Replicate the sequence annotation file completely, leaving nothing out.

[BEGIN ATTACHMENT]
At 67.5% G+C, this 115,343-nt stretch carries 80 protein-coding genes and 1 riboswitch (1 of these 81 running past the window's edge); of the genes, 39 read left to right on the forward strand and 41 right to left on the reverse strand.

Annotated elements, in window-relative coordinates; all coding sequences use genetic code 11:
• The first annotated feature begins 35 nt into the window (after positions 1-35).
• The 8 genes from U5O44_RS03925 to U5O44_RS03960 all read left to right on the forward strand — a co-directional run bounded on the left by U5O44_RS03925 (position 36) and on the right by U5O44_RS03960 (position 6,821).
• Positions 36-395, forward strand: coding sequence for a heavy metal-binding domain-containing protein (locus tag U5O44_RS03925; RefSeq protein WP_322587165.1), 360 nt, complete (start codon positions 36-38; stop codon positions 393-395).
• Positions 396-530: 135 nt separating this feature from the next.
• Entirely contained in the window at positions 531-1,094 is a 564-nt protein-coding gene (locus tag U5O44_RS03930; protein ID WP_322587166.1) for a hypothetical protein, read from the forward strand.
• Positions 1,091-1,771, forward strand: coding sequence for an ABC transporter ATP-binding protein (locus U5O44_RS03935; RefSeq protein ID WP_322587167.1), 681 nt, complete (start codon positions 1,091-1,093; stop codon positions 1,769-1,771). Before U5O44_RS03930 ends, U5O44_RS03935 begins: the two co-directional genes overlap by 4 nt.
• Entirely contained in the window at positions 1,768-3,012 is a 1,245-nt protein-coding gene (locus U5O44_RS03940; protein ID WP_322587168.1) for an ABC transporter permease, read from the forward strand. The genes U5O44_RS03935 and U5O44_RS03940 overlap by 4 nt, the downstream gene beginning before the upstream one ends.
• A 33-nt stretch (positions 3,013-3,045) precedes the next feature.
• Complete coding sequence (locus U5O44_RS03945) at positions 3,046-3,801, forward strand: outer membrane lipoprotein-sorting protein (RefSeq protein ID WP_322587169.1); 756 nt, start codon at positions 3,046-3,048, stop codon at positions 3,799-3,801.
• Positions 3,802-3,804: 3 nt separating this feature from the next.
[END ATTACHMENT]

At 67.5% G+C, this 115,343-nt stretch carries 80 protein-coding genes and 1 riboswitch (1 of these 81 running past the window's edge); of the genes, 39 read left to right on the forward strand and 41 right to left on the reverse strand.

Annotated elements, in window-relative coordinates; all coding sequences use genetic code 11:
• The first annotated feature begins 35 nt into the window (after positions 1-35).
• The 8 genes from U5O44_RS03925 to U5O44_RS03960 all read left to right on the forward strand — a co-directional run bounded on the left by U5O44_RS03925 (position 36) and on the right by U5O44_RS03960 (position 6,821).
• Positions 36-395, forward strand: coding sequence for a heavy metal-binding domain-containing protein (locus tag U5O44_RS03925; RefSeq protein WP_322587165.1), 360 nt, complete (start codon positions 36-38; stop codon positions 393-395).
• Positions 396-530: 135 nt separating this feature from the next.
• Entirely contained in the window at positions 531-1,094 is a 564-nt protein-coding gene (locus tag U5O44_RS03930; protein ID WP_322587166.1) for a hypothetical protein, read from the forward strand.
• Positions 1,091-1,771, forward strand: coding sequence for an ABC transporter ATP-binding protein (locus U5O44_RS03935; RefSeq protein ID WP_322587167.1), 681 nt, complete (start codon positions 1,091-1,093; stop codon positions 1,769-1,771). Before U5O44_RS03930 ends, U5O44_RS03935 begins: the two co-directional genes overlap by 4 nt.
• Entirely contained in the window at positions 1,768-3,012 is a 1,245-nt protein-coding gene (locus U5O44_RS03940; protein ID WP_322587168.1) for an ABC transporter permease, read from the forward strand. The genes U5O44_RS03935 and U5O44_RS03940 overlap by 4 nt, the downstream gene beginning before the upstream one ends.
• A 33-nt stretch (positions 3,013-3,045) precedes the next feature.
• Complete coding sequence (locus U5O44_RS03945) at positions 3,046-3,801, forward strand: outer membrane lipoprotein-sorting protein (RefSeq protein ID WP_322587169.1); 756 nt, start codon at positions 3,046-3,048, stop codon at positions 3,799-3,801.
• Positions 3,802-3,804: 3 nt separating this feature from the next.